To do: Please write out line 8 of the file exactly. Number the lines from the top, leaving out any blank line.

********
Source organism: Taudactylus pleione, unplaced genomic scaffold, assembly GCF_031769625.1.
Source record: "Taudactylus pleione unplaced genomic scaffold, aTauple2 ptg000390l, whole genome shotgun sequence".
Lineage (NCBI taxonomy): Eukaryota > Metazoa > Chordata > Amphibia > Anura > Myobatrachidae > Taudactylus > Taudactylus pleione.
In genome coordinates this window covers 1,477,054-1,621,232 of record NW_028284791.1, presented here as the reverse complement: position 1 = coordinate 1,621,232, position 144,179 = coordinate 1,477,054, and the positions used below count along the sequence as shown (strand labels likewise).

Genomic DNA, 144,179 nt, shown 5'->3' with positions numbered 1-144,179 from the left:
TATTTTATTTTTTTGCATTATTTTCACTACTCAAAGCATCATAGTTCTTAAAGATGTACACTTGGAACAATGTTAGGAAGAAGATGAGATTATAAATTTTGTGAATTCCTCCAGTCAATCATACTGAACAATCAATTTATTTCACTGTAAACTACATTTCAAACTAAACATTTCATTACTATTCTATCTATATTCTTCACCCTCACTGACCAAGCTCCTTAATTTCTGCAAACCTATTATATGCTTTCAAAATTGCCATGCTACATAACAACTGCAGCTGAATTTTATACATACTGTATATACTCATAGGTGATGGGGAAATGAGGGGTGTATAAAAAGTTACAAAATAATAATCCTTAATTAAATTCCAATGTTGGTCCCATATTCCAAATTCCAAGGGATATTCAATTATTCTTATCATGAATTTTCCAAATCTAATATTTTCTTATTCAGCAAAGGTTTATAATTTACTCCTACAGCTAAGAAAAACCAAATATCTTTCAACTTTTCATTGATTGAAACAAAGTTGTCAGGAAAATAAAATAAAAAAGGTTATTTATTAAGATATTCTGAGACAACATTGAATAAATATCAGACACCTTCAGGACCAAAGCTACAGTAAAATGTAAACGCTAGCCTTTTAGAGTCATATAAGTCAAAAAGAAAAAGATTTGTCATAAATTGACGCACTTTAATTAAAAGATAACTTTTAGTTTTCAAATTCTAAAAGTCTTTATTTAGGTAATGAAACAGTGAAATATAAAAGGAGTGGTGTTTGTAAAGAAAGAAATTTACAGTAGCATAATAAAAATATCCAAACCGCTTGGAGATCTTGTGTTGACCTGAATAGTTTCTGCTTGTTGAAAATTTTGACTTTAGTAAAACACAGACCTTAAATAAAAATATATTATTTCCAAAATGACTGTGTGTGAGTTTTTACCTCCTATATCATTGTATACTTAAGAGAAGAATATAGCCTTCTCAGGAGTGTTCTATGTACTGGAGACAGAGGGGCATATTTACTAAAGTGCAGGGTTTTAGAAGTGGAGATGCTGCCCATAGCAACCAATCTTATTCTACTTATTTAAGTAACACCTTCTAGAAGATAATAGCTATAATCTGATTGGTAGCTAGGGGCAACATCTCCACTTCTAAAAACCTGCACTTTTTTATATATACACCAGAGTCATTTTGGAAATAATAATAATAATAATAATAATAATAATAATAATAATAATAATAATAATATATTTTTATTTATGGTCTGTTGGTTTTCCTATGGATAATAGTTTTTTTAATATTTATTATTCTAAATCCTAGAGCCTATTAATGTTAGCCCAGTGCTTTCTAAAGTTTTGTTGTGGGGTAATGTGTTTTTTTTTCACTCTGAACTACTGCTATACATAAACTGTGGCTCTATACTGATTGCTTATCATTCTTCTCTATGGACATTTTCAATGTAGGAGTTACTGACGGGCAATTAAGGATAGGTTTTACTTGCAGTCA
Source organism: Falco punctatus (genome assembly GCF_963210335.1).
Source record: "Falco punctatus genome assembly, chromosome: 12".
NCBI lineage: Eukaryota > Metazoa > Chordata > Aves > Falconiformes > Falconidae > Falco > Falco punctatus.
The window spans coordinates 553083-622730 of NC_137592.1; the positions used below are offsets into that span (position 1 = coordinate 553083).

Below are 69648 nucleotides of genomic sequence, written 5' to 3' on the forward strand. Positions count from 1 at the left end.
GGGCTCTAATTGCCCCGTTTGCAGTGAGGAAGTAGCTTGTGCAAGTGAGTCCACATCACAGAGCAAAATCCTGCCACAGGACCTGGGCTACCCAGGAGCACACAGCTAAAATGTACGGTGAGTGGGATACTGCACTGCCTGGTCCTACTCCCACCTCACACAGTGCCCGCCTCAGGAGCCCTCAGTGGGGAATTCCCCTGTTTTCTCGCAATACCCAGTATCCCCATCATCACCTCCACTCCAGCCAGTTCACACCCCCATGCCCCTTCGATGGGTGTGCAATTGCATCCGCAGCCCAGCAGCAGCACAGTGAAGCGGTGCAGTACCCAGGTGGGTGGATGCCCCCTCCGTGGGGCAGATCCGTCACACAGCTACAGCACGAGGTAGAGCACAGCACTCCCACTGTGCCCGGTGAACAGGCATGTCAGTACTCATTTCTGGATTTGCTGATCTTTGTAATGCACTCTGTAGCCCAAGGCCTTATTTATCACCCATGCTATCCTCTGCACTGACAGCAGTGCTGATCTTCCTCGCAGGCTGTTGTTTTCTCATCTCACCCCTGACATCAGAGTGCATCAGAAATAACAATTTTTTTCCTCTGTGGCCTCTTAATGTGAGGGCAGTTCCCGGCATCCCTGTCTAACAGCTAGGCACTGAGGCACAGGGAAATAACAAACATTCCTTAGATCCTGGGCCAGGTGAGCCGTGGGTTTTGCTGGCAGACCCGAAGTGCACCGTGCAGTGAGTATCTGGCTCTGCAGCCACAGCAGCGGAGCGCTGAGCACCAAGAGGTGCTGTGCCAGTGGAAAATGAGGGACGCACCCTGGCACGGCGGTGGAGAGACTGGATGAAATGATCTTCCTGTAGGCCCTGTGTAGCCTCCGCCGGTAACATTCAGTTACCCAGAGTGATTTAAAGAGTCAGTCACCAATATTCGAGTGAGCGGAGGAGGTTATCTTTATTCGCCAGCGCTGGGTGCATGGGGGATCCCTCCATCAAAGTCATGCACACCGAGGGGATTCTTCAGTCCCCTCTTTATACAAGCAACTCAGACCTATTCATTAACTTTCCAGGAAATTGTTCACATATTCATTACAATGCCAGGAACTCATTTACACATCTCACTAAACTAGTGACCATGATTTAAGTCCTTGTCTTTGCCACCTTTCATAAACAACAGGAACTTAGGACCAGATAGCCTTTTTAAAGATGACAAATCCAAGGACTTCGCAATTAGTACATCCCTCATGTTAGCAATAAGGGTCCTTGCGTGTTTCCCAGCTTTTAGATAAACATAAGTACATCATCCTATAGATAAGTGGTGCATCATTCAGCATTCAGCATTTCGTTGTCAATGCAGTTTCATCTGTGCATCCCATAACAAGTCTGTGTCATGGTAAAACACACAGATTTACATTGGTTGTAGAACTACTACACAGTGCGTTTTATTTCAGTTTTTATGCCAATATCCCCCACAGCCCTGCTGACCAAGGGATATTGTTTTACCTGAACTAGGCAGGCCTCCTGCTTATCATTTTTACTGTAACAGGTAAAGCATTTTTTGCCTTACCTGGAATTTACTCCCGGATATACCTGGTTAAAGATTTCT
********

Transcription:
Source record: "Falco punctatus genome assembly, chromosome: 12".